Source: (2000) Oklahoma Law Review. 53: 161.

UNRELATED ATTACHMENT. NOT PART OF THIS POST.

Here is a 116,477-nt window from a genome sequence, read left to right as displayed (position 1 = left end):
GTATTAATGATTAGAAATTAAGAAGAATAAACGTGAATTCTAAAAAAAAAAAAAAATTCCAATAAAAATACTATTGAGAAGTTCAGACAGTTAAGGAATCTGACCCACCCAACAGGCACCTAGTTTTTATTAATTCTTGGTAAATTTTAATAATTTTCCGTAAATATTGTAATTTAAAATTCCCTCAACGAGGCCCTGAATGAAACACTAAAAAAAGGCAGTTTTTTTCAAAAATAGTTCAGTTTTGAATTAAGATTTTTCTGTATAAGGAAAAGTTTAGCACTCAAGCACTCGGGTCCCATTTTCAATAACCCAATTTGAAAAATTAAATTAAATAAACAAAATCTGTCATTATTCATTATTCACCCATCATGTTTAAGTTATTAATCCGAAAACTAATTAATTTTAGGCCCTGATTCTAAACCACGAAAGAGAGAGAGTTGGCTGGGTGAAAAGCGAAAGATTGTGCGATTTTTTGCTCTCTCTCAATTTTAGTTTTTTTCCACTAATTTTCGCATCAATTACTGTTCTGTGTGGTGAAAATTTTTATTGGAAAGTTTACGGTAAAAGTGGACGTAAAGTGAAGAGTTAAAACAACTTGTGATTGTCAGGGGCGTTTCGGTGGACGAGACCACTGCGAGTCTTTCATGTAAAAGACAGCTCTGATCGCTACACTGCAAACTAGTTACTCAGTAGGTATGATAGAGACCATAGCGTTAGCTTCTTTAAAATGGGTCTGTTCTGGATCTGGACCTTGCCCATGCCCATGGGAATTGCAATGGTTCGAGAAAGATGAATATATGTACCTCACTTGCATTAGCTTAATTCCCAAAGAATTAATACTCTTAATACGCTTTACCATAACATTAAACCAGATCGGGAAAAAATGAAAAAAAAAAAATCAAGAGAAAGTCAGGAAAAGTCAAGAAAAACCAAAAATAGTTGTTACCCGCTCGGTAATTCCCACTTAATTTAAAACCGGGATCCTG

James Robertson begins this essay with observations on the nature of United States Supreme Court rulings. According to the “rule of lawâ€? tradition, the Supreme Court discovers the meaning of the Constitution and its Amendments through a closed system of general, impartial, and fixed rules. However, Robertson believes, this masks the real dynamics of judicial decision-making. Supreme Court rulings are more than interpretations of the Constitution; they are authoritative constructions of social reality. With this in mind, he argues that the Supreme Court has constructed as social reality a set of assumptions about imprisonment that renders inmates unworthy of meaningful, constitutional safeguards. To make his argument, Robertson describes the evolution of the prison; recounts the Supreme Court’s review of prison rules; contends that the Supreme Court approach rests on a distorted view of the prison; and proposes three operational principles that should guide the courts in reviewing prison rules.